Favorite windshield pitch.

One of the big drawbacks of pitching with trekking poles is the loss of head room due to the fact that your tied off into the ground. I found this a problem with the classic windshield pitch and the A-frame pitch. On those occasions high winds forced me to tighten the guylines, which resulted in a lowering of one section of the tarp. Usually the section in between the trekking poles. One way to offset this is by placing your poles in adjoining points. No matter how much you tighten the pitch, you'll never lose headroom. Bottom: In the classic windshield pitch you can see that I lost headroom after tightening the center guyline. If the center guyline were anchored to a tree it wouldn't have been a problem.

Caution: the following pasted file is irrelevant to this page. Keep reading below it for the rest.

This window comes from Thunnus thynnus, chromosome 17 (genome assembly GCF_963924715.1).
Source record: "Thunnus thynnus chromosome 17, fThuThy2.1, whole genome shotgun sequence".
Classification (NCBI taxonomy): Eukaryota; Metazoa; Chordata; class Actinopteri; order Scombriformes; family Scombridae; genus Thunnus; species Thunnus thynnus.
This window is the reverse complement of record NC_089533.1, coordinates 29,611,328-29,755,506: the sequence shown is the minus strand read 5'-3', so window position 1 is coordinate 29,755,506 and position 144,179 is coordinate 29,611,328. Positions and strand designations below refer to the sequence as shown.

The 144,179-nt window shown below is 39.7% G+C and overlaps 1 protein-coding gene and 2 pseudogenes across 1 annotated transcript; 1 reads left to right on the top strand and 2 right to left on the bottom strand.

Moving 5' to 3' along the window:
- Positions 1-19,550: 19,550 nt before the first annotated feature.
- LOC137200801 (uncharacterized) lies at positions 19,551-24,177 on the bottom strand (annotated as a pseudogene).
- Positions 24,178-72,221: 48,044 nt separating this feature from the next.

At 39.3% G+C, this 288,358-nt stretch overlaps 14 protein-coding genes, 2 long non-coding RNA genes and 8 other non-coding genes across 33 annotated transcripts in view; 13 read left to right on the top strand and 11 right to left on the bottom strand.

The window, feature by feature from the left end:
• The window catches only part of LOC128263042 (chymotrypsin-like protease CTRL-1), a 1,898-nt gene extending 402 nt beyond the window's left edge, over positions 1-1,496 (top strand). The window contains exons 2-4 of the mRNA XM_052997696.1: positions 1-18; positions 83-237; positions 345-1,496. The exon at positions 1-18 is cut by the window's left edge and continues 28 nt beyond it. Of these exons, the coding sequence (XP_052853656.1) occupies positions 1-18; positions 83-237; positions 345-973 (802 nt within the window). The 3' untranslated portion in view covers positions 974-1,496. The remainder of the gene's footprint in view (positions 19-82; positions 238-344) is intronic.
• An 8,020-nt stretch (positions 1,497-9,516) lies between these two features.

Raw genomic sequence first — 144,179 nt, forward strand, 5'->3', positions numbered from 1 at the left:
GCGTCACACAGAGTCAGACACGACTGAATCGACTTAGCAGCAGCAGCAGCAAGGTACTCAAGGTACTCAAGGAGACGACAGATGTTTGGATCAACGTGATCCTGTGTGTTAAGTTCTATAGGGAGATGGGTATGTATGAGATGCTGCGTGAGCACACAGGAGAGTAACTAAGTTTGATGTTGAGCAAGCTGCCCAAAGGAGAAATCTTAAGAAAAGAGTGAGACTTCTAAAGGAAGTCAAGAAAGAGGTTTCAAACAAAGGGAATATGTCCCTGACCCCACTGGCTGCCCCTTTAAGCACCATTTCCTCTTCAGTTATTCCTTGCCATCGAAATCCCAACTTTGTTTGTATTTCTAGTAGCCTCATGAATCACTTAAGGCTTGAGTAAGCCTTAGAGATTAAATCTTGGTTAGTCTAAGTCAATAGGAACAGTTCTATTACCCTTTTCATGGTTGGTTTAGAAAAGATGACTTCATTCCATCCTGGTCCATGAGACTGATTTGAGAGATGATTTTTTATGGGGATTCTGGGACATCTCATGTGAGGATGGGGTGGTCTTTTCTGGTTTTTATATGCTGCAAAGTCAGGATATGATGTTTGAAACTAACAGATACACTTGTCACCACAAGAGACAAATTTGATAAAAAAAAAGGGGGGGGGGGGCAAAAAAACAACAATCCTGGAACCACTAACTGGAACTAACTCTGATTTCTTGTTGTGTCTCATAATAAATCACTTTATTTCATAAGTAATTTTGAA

Classic windshield pitch.
There is a learning curve with the Escapist. Don't expect to purchase this shelter and set it up perfectly the first time (unless you are experienced with this shelter type). It's nothing like a freestanding tent. It takes practice. To me, the versatility and absurd weight savings are well worth spending a little extra time in camp with set-up. Using the Escapist I found that I was more particular than ever about set-up location and site preparation. 

Bottom Line 

The Sea to Summit Escapist is great for anyone stepping into the world of ultralight backpacking. Its versatile, strong, light and packs extremely small. Set-up takes practice, but learning the different pitches is half the fun. 

Note: It rarely rains in the desert, and I never got a chance to use this tarp in rain. 

Modified A-frame

Wednesday, March 11, 2015

Backpacking Fiasco

 How may of my trip reports begin with "The original plan was...?" This was one of those trips where nothing went right, even before I stepped out the front door. Since I had three days off in a row, I decided it would be the perfect opportunity for some backpacking. I thought I would head into the Superstitions for a few days. Enjoy some peace and quiet. Enjoy some solitude. My plan was to just "wing it". I would figure it out as I went.

Flowers are blooming